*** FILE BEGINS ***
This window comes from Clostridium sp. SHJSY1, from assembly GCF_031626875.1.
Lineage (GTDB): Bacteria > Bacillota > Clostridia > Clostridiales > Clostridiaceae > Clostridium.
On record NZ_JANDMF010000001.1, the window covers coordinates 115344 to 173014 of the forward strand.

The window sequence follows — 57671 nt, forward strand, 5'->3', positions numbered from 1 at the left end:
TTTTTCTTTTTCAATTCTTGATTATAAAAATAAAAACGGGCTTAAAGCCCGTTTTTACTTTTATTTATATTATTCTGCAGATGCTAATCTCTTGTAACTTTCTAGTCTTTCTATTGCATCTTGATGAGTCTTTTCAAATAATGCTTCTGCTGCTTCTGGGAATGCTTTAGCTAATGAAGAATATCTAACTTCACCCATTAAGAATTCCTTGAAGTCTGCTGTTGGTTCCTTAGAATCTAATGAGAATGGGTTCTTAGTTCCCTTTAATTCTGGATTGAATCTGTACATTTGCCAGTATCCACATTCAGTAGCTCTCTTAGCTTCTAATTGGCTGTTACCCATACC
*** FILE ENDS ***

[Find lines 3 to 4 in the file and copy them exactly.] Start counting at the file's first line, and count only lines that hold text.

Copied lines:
On record NZ_JANDMF010000001.1, the window covers coordinates 115344 to 173014 of the forward strand.

The window sequence follows — 57671 nt, forward strand, 5'->3', positions numbered from 1 at the left end: